Home > data science, internet startup, rant > Explain your revenue model to me so I’ll know how I’m paying for this free service

Explain your revenue model to me so I’ll know how I’m paying for this free service

August 24, 2012

When you find a website that claims to be free for users, we should know to be automatically suspicious. What is sustaining this service? How could you possibly have 35 people working at the underlying company without a revenue source?

We’ve been trained to not think about this, as web surfers, because everything seems, on its face, to be free, until it isn’t, which seems outright objectionable (as I wrote about here). Or is it? Maybe it’s just more honest.

When I go to the newest free online learning site, I’d like to know how they plan to eventually make money. If I’m registering on the site, do I need to worry that they will turn around and sell my data? Is it just advertising? Are they going to keep the good stuff away from me unless I pay?

And it’s not enough to tell me it’s making no revenue yet, that it’s being funded somehow for now without revenue. Because wherever there is funding, there are strings attached.

If the NSF has given a grant for this project, then you can bet the project never involves attacking the NSF for incompetence and politics. If it’s a VC firm, then you’d better believe they are actively figuring out how to make a major return on their investment. So even if they’re not selling your registration and click data now, they have plans for it.

So in other words, I want to know how you’re being funded, who’s giving you the money, and what your revenue model is. Unless you are independently wealthy and want to give back to the community by slaving away on a project, or you’re doing it in your spare time, then I know I’m somehow paying for this.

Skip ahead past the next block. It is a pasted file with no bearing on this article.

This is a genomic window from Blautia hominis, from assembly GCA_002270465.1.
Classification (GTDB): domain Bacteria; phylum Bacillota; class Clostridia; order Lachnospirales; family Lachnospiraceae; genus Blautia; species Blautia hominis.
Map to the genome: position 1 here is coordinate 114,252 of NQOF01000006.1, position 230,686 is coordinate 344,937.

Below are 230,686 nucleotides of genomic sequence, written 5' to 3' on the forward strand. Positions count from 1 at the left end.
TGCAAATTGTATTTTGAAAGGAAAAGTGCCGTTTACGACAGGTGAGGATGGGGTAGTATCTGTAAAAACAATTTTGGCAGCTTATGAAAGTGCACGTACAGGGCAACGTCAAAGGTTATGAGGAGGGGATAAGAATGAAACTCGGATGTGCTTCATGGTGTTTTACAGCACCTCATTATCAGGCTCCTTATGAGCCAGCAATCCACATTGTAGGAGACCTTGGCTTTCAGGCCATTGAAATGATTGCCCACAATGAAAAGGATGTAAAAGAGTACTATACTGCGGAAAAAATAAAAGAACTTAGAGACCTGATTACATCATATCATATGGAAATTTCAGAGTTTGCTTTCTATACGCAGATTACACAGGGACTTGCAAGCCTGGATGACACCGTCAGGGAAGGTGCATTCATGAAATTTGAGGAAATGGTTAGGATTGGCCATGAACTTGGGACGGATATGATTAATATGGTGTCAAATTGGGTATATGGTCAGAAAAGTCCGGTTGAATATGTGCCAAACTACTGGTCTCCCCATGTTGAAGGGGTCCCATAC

Just in the spirit of disclosure and transparency, I have no income and I pay a bit for my WordPress site.

  1. August 24, 2012 at 9:57 am

    Many thanks for your disclosure and transparency. Now, if we can only get others to follow suit!


  2. lawrence castiglione
    August 24, 2012 at 10:27 am

    “It’s free!” always seemed to me to be an expression of children, not adults.


  3. Dan L
    August 24, 2012 at 11:24 am

    Well, I’ll have you know that no one is paying me to leave these comments. My pearls of wisdom are absolutely free!


  4. mathematrucker
    August 24, 2012 at 11:34 am

    Can someone please tell me if the credit union finder app is available yet? I checked recently and it didn’t look like it was.

    A few months ago the large commercial bank where my checking account is currently located seduced me into opening up a savings account by offering some “free” cash (something like $50). I know better, but I must have been in a strange mood, so I bit. Signed a few forms (always dangerous), and off I went.

    A couple months later I received a phone call from an aggressive insurance telemarketer who mentioned the bank as the source of my number. I can only wonder where else my info may have ended up.

    I accept full responsibility for signing the bank forms, but the deceptive method the bank used to get me to sign them has motivated me to close my accounts there asap.


  5. Blue cat
    August 24, 2012 at 11:49 am

    Disclosure and transparency are good, but that doesn’t tell me what your revenue model is!


    • Cathy test
      August 24, 2012 at 11:52 am

      I’ll tell you as soon as I have one.



  6. August 24, 2012 at 1:56 pm

    The free online courses are planning to get revenue from placement and a few other sources.

    Need a job? Excel in an on-line course! Your class performance will be sold for the free on-line education model to work. As you say, that’s ok as long as everyone understands the transaction up front.


  7. lace
    August 26, 2012 at 1:00 pm

    Good one! Follow the money…..always follow the money……


  8. One of those bad money making people
    August 28, 2012 at 2:28 pm

    No one is going to tell you their revenue model, and revenue models can change; but if you read all the small print in the user agreement, you can usually figure out at least whether a company is going to sell your data to a third party, or not. Everyone is using your data internally, of course, from your OS to your browser to your geographic location to whether or not you are running adblockers. I for one, welcome our new digital overlords.


  1. August 25, 2012 at 10:40 am
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